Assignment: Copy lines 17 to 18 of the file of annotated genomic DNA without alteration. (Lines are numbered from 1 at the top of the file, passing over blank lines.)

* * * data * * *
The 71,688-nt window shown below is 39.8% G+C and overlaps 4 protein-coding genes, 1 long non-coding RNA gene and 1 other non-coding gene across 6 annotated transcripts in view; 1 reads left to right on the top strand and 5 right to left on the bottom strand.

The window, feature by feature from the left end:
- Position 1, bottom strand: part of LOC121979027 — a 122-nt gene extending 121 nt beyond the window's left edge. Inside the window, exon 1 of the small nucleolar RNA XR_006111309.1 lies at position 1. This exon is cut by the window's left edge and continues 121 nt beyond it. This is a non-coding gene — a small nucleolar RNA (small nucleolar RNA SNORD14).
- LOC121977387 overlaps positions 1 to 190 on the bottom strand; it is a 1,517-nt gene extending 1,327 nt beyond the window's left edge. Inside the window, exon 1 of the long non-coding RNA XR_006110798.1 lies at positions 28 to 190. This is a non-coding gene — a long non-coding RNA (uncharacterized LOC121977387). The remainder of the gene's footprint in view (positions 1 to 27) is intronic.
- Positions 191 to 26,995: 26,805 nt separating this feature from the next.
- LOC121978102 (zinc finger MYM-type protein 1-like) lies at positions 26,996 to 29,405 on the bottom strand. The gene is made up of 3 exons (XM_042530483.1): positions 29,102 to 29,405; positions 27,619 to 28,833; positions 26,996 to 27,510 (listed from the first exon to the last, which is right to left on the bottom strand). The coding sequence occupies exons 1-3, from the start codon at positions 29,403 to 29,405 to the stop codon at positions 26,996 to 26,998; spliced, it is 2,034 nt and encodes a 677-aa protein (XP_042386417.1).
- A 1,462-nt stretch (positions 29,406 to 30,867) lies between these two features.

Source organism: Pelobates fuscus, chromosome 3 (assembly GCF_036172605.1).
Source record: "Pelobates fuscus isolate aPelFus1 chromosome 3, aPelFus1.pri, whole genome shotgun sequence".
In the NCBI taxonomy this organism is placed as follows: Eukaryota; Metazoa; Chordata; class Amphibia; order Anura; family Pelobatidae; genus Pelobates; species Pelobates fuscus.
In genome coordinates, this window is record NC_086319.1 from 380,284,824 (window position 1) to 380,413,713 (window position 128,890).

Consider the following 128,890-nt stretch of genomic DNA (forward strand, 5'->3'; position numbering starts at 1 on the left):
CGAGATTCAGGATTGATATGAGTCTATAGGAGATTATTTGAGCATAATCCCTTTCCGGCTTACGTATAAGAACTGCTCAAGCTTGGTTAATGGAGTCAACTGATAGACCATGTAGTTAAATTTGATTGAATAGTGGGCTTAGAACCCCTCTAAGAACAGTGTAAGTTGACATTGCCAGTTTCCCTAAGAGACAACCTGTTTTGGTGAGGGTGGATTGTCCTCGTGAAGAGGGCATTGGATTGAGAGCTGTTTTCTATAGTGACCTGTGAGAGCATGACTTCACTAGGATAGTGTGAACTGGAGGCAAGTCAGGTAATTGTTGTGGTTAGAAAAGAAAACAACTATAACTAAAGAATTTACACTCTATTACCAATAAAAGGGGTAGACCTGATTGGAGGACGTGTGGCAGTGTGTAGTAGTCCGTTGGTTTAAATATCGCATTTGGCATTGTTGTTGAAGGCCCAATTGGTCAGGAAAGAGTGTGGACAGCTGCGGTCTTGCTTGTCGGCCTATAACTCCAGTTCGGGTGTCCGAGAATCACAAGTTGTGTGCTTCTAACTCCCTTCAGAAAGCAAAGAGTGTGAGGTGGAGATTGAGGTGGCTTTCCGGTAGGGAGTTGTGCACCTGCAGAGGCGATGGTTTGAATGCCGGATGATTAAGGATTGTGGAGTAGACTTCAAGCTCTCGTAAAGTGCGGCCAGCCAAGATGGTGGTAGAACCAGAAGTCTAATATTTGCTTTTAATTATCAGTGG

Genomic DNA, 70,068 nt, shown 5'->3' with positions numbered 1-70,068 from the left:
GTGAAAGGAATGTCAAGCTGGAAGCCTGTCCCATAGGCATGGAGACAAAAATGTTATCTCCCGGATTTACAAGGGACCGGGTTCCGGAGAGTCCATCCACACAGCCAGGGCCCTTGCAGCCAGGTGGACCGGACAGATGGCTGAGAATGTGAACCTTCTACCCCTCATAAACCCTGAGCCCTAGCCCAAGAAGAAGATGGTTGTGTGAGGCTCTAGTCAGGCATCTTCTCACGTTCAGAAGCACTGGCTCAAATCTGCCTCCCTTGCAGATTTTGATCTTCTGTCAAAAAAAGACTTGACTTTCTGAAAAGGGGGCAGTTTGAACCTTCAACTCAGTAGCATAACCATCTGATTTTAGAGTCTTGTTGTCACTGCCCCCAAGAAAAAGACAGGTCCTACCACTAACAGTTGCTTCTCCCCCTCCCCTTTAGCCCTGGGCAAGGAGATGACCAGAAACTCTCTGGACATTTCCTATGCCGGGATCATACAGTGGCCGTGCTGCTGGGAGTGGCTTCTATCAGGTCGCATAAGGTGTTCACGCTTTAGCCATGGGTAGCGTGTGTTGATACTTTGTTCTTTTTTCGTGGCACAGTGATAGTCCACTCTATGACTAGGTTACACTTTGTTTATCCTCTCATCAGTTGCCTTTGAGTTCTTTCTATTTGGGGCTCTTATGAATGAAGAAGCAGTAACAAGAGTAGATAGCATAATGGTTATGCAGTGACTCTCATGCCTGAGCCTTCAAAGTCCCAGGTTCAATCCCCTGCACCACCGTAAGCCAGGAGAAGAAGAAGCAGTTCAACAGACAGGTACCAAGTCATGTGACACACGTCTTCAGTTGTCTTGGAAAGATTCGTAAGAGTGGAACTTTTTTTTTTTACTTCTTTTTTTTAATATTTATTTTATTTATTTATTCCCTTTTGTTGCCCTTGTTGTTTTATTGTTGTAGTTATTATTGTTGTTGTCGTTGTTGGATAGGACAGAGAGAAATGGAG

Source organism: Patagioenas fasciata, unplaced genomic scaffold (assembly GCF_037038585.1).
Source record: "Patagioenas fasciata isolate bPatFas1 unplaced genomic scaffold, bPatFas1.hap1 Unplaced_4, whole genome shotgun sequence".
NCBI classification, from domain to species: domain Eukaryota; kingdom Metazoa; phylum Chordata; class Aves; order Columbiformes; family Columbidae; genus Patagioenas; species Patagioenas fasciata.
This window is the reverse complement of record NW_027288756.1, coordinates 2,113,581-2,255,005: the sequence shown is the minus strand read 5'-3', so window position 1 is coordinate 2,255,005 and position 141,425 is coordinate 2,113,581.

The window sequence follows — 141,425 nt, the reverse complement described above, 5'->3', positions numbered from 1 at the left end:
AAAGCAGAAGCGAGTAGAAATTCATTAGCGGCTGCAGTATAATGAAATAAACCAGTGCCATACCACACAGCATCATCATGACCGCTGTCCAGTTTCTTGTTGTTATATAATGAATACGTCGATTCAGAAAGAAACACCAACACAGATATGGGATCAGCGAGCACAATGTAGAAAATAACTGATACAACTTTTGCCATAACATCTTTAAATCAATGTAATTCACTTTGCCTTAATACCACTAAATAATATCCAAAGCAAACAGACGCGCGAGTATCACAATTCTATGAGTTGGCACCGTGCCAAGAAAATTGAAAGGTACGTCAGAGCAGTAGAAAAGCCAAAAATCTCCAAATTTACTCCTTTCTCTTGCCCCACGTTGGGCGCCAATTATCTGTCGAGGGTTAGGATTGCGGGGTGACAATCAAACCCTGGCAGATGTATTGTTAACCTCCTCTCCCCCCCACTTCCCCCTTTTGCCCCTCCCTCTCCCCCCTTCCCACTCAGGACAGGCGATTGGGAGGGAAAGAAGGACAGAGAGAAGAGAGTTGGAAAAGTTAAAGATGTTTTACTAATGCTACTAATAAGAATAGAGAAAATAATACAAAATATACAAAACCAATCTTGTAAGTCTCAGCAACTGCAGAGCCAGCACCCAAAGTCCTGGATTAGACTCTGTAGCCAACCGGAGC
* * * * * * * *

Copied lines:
Source record: "Patagioenas fasciata isolate bPatFas1 unplaced genomic scaffold, bPatFas1.hap1 Unplaced_4, whole genome shotgun sequence".
NCBI classification, from domain to species: domain Eukaryota; kingdom Metazoa; phylum Chordata; class Aves; order Columbiformes; family Columbidae; genus Patagioenas; species Patagioenas fasciata.